Jane and the Youngers and her personal growth and the acceptance of family more than made up for it. Her development as a character is really what sets this series apart from other Urban Fantasy novels and the fact that the myths and legends and magic in these novels are inspired and based on Native American, European and South American myths, legends and magic creates so many unique things for Faith Hunter to explore in her writing.
When you think of Jane Yellowrock it’s virtually impossible to get her confused with any of the other character in the same genre.
Win, win for cultural differences and uniqueness.
We absolutely adore Beast and we love when she takes over for Jane. When she is the dominant soul and force and her perspective in those times is so refreshing and simple in some ways that it lightens up the novel when so many plotlines are being woven together to create a pretty streamlined conclusions to subplots from earlier books in the series and still leave new things to uncover in future works.
We want to think like Beast. Everyone should think like Beast. She is funny and she appreciates sexy people and she will always without fail do her best to protect those she considers family. She’ll rip your throat at and not think about it later.
Okay, so we’ve a few things to admit.
- We secretly and now not so secretly since we’re publishing this review online for your viewing pleasure want to see a vampire, no Mithran (they prefer Mithran) recuperation session because that would be fun and exciting. And totally not PG13
- We feel that Grégoire and the Onorio twins just aren’t utilised enough. They could have their own spin-off series and we would totally read it.
Naturally we have demands wants for Cold Reign which is book eleven in the series and will be published sometime in May next year. We want Molly’s husband Evan to be forced out as the very rare male witch that he is and we want to see the consequences unfold. We want to find out whether Evan Junior inherited the witch gene from both sides or just one because if it’s both then we have another crazily powerful child to deal with. Or Molly does. Parenting must be hard for that woman.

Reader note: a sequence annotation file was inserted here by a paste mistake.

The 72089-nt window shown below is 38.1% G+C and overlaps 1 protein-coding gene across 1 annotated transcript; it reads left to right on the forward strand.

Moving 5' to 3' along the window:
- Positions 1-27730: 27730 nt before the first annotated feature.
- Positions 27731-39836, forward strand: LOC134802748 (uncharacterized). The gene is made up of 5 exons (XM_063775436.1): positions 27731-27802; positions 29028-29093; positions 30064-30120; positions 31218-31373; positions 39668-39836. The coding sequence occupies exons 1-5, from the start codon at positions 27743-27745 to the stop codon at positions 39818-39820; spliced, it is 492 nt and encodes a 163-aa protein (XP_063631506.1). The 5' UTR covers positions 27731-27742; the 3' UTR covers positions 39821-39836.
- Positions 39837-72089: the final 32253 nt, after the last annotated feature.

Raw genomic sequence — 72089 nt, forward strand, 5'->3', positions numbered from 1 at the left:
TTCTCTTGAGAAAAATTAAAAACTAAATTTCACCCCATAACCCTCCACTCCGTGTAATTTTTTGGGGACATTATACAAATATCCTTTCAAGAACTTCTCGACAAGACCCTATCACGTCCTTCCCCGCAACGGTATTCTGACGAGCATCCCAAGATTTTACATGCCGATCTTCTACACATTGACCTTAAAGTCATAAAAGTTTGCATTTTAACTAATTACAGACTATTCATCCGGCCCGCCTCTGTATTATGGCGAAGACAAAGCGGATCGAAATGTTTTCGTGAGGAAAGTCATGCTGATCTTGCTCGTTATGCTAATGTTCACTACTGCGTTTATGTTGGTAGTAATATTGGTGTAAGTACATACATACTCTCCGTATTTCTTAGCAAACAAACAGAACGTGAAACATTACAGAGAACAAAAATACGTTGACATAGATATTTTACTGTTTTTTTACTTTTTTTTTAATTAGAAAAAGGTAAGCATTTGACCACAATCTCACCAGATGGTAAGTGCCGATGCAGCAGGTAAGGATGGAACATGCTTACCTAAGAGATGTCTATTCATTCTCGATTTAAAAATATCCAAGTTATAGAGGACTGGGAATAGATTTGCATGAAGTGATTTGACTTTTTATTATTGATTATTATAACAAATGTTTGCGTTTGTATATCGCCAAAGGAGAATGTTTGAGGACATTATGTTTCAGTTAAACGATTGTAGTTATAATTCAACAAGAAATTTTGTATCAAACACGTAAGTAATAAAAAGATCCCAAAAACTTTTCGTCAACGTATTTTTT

We want the Europeans to be absolutely decimated in the most spectacular way and that reminds us. SHADOW RITES did a great job distracting us from the imminent arrival of the European Mithrans because it was very much focused on witches and that was nice. We like a good dose of magic
Obviously there are a whole load of other things that happened in this book and those are things that we’ve conveniently forgot to mention because we want to see whether you’ll be as dense as Jane or whether you’ll be like us and be geniuses. Be like us. You know you want to.
To conclude, Shadow Rites was a excellent instalment in a series that is quite long and if you’ve been paying attention then you’ll have noticed that we have reviewed a few books lately that are the latest instalments in long book series. We never got bored while reading and we have to say that Faith Hunter is easily becoming a favourite of ours. Shadow Rites delved further into strenuous political relations, but never dropped the action or the snark or the really nice family moments. Go read it, go read it now.
THANK YOU ALL FOR READING THIS REVIEW GUYS. Have you read any Jane Yellowrock novels? Did you like them? Did you love them? Are you wondering whether to read the Soulwood series? And isn’t Cold Reign just the coolest title ever. Let us know in the comments and don’t forget to follow us on: